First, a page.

Effective book publicity has become a necessity. Unfortunately, even for authors publishing with the big mainstream publishers, a decent publicity budget is not easy to come by. Ebooks continue to grow in popularity, which may be great news for readers but not necessarily for writers and publishers. Even taking into account the fact they largely eliminate the distribution cost and entirely eliminate the shipping and handling cost, ebooks generate smaller revenues than print books, which means, overall, fewer profits. This, in turn, means a general decrease in publicity budgets. Also, please keep in mind that publicity budgets aren’t equally distributed among authors. The major publishing houses allocate most of their annual publicity budget on a handful of books they predict will sell that year, most of which are written by celebrities (like Paris Hilton or George Bush) or authors who already have proven sales. This leaves the vast majority of published authors to fend for themselves and generate their own publicity: through blogs, social networks, twitter, contacting libraries and bookstores, however they can.
This discussion brings us full-circle to the initial problem I broached in this article: the difficulty of standing out in this deluge of mass media communication, where pretty much every author does his or her best to be heard and read. So how can you stand out if you aren’t one of the lucky few who get a major publisher’s annual publicity budget? I’d like to propose a new method–music video book trailers–that is innovative, cutting-edge and appeals to potential readers’ senses and imagination, to awaken their interest books.
I came upon the idea of music video book trailers partly through good fortune (of working with a cutting-edge major publishing house in my native country, Romania, Curtea Veche Publishing)–and partly because I was actively seeking opportunities of getting involved in such a project. Ever since I’ve been a teenager I loved pop music and jazz and was intrigued by the power of music videos to capture viewers’ attention not only through catchy music, but also through spectacular filmic scenes that can rival the best movie trailers.
Once I found out from my publisher that my first novel,Velvet Totalitarianism, would be launched in Romanian translation (under the title Intre Doua Lumi) in September of 2011, I began exploring the possibility of collaborating with talented Romanian composers and musicians for a music video/book trailer of my novel. Via LinkedIn, I met the Romanian singer, composer, director and producer Andy “Soundland” Platon, who ended up doing a wonderful music video based on my novel, called Velvet Love:
Andy Platon is a Romanian pop music prodigy. I say “pop music” only because that’s what he excells at best. But Andy has enormous range both in terms of the scope of his talents–as a composer, music video director and producer andsinger–and in the versatility of his musical abilities, from classical music to pop music and everything in between. Andy made his debut while still only a teenager in 2009 with the song Lost Without You, which became a finalist in the competition Battle of Songs. This show was featured not only in Romania, but also in France, Russia and Turkey. Lost Without You was also nominated for the Shockwave NME Music Awards 2010. More recently, he’s known for his collaborations with Troy Lynch – The BeatBoyz (T.I., Gucci Mane, 112), Loredana Groza and Marius Nedelcu featuring Alexandra Ungureanu, Irina Popa, Xonia, Anthony Icuagu (ex. Insane), Ianna Novac (ex. ASIA, Ladies). Recently, he has established his own production company, called Fonogram Studios and is collaborating with internationally renowned musicians, such as Kris Searle.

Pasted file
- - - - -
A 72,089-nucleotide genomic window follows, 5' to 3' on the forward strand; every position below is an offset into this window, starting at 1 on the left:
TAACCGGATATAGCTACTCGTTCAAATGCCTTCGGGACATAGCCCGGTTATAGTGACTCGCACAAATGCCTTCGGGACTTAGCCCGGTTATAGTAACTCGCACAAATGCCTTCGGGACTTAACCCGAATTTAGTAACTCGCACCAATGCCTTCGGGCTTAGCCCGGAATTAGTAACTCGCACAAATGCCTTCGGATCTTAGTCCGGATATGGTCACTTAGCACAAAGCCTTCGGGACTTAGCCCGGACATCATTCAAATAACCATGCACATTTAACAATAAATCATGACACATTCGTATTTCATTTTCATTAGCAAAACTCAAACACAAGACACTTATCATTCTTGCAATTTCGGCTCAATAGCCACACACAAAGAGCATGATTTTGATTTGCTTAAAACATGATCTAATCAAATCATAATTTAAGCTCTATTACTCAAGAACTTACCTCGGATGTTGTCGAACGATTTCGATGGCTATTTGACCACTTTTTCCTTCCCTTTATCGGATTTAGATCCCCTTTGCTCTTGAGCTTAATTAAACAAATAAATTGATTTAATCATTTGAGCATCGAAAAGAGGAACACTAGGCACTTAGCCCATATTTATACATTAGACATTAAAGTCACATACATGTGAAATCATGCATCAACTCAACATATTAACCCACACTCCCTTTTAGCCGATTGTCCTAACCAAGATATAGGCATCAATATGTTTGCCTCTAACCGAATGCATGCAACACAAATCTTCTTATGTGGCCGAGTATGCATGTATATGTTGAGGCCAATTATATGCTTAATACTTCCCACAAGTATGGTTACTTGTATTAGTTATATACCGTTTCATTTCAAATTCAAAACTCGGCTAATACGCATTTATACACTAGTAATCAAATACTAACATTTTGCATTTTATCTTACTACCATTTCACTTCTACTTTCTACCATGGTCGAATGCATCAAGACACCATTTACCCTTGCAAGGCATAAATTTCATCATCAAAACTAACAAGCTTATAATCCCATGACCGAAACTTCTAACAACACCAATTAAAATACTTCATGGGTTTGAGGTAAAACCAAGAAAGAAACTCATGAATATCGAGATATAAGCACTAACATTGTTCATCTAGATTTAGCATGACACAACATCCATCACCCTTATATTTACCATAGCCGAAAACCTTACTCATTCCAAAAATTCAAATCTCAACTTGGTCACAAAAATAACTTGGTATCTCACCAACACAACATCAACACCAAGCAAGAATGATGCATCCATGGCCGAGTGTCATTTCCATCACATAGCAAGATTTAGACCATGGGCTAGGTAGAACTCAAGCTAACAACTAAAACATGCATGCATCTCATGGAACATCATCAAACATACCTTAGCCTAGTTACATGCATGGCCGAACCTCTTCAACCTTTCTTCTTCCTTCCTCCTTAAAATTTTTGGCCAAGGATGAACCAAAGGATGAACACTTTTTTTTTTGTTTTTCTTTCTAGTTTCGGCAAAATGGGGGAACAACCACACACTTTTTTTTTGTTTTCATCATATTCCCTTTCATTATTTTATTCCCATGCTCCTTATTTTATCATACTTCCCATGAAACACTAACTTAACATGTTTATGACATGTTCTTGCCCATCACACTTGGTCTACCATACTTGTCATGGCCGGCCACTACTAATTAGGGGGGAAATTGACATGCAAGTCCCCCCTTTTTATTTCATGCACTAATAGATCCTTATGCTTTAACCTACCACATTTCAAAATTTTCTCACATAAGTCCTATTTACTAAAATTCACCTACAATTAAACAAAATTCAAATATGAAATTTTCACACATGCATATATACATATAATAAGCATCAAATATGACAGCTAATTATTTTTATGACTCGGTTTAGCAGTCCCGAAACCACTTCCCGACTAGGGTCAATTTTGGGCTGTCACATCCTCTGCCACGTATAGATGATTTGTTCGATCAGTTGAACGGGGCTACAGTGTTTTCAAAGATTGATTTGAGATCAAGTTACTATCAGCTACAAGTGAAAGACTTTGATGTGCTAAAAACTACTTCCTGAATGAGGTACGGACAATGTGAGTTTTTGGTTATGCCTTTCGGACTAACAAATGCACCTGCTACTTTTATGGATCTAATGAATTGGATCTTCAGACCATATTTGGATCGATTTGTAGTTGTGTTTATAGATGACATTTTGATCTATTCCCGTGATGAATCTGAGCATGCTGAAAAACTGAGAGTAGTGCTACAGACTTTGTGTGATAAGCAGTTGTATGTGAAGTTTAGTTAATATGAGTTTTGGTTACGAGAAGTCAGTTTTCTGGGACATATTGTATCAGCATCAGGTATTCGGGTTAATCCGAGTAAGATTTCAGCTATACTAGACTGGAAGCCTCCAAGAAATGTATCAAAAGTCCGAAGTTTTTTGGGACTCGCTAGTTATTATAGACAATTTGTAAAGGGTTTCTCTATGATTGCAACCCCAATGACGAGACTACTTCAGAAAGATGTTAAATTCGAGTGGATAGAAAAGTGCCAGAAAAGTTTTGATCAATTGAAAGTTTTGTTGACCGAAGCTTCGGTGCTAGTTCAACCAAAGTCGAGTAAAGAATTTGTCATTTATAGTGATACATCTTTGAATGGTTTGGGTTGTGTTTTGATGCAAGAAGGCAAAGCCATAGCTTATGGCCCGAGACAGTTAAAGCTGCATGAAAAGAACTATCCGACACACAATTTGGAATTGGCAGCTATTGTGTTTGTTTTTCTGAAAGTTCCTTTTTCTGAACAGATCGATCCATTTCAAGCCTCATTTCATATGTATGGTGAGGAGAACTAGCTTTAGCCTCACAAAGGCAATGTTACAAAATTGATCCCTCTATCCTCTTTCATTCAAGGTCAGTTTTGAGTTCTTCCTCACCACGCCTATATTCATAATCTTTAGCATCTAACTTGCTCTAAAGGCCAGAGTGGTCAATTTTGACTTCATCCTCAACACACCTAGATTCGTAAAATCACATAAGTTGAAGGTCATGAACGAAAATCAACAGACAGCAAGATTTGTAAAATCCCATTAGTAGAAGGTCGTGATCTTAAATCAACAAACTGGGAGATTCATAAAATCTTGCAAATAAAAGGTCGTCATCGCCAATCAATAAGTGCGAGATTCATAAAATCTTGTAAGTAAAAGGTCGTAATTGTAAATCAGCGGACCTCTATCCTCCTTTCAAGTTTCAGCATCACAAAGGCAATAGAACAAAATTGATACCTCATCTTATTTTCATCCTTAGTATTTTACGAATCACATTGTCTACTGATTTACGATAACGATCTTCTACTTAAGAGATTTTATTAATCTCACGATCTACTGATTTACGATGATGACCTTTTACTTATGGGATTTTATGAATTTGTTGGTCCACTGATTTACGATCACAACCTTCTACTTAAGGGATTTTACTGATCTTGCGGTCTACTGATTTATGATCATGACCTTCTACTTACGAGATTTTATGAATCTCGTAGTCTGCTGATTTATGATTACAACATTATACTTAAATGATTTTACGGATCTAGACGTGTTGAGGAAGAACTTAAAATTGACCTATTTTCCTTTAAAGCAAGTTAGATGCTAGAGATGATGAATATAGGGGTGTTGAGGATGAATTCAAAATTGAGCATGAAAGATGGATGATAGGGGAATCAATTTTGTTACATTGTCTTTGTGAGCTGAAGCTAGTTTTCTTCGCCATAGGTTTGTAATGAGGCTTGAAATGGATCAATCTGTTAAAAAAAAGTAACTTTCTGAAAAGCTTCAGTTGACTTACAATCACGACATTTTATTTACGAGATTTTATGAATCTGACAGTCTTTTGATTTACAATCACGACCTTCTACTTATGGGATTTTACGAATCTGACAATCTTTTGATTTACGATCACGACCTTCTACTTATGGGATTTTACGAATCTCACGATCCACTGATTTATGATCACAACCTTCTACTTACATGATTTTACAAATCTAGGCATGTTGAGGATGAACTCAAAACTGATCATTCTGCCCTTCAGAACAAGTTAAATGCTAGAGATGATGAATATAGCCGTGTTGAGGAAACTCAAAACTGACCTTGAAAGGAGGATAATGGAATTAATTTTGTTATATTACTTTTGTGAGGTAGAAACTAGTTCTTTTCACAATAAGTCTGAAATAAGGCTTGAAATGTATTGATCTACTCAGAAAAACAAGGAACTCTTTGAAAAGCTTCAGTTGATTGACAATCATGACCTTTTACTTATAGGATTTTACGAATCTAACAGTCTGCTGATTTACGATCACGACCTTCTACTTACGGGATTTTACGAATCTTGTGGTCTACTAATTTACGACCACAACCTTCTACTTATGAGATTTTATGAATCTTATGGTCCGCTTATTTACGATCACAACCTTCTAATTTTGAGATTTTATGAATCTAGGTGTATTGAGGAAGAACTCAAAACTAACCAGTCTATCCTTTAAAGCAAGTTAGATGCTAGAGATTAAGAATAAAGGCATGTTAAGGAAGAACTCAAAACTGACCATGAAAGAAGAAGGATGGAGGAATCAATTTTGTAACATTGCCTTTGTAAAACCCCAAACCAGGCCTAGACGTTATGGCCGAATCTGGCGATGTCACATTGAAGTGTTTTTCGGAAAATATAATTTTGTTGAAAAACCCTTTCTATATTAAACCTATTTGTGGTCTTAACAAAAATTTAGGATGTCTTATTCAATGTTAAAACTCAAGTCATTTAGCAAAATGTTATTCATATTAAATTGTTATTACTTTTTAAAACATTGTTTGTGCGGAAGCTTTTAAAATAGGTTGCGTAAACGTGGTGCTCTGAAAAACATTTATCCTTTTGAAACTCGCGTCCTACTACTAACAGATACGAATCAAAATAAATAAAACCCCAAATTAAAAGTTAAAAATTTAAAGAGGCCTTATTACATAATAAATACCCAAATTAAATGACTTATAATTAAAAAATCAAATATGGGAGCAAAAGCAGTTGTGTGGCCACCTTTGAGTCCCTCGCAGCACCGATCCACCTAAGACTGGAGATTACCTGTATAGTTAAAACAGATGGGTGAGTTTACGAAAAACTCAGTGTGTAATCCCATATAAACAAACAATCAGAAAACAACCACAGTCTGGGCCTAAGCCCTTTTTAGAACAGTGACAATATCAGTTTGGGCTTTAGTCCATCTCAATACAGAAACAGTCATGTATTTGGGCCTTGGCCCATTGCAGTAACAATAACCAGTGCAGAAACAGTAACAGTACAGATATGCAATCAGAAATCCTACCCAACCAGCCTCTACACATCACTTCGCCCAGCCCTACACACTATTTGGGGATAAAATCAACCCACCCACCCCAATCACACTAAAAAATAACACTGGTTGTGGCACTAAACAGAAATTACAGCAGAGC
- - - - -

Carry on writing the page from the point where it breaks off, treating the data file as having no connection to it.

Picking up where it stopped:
Andy Platon’s new single and music video, Velvet Love, performed by the talented singer Marcel Lovin, captures with feeling and sensibility some of the most poignant scenes of my novel Velvet Totalitarianism, including the complex dynamics between the main characters, Radu and Ioana, as they struggle with the tension between their love for each other and harassment by the Secret Police. As an art critic I found the video to be very artistic–almost photographic in feel–showing clearly Andy’s eye for capturing each scene in a single image, as well as the talent of his co-producer and Director of Photography, Anthony Icuagu. The main actors–Ioana Picos as Ioana and Mihai Marin as Radu–did a wonderful job playing the romantic couple in the novel, whose risky love for each other may be saved by their parental love for their son, Lucian, played by Alia Anastasiei.
In general, music video book trailers have the following advantages for generating publicity for both authors and publishers:
1. They appeal to most of our senses. At their best, they’re musically catchy, visually stimulating and dramatic enough to stage a narrative that leaves viewers eager to find out more about your book.
2. They’re international. If posted on youtube, vimeo and other public venues, music video book trailers can quickly reach an international audience. If you wish to target only readers who speak a certain language, such as Romanian, French or Russian, then you can do them in that language.
3. Music video book trailers allow for a flexible budget. They can be as expensive as you can afford or as inexpensive as you desire. Before meeting the music composer and producer Andy Platon, I did my own music video book trailers and posted them on youtube. Though they certainly lacked professional filming equipment and original music, they still reached thousands of readers and were effective advertising tools. I’m including below my music video book trailer for my second novel, The Seducer:
4. They involve fruitful collaborations among the arts–music, film, acting and literature–so they’re by nature artistically complex and interesting.
5. They are amenable to various sources of funding, such as donors, investors and crowd funding, which do not depend strictly on the publicity budget your publisher is willing to allocate for your book. In fact, crowd funding has become an increasingly popular and effective way of raising revenues for artistic projects. For information about some of the most promising crowd funding options, I’m including below Chance Barnett‘s article on the subject, published in Forbes Magazine: